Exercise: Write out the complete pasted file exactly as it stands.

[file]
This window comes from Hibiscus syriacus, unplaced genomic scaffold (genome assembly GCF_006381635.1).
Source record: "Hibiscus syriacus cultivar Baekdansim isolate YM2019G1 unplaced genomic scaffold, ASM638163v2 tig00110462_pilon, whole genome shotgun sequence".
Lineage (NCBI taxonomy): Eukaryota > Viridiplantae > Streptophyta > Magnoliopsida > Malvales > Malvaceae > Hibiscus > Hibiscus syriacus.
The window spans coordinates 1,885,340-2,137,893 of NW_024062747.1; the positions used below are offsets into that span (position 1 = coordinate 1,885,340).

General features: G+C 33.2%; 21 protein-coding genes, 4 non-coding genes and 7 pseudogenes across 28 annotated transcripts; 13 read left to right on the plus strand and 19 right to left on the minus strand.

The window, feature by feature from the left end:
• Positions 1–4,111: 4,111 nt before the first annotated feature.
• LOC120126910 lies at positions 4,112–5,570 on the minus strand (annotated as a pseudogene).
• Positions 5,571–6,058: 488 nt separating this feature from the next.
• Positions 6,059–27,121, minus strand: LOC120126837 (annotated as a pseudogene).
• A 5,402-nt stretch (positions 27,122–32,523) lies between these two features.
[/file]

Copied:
This window comes from Hibiscus syriacus, unplaced genomic scaffold (genome assembly GCF_006381635.1).
Source record: "Hibiscus syriacus cultivar Baekdansim isolate YM2019G1 unplaced genomic scaffold, ASM638163v2 tig00110462_pilon, whole genome shotgun sequence".
Lineage (NCBI taxonomy): Eukaryota > Viridiplantae > Streptophyta > Magnoliopsida > Malvales > Malvaceae > Hibiscus > Hibiscus syriacus.
The window spans coordinates 1,885,340-2,137,893 of NW_024062747.1; the positions used below are offsets into that span (position 1 = coordinate 1,885,340).

General features: G+C 33.2%; 21 protein-coding genes, 4 non-coding genes and 7 pseudogenes across 28 annotated transcripts; 13 read left to right on the plus strand and 19 right to left on the minus strand.

The window, feature by feature from the left end:
• Positions 1–4,111: 4,111 nt before the first annotated feature.
• LOC120126910 lies at positions 4,112–5,570 on the minus strand (annotated as a pseudogene).
• Positions 5,571–6,058: 488 nt separating this feature from the next.
• Positions 6,059–27,121, minus strand: LOC120126837 (annotated as a pseudogene).
• A 5,402-nt stretch (positions 27,122–32,523) lies between these two features.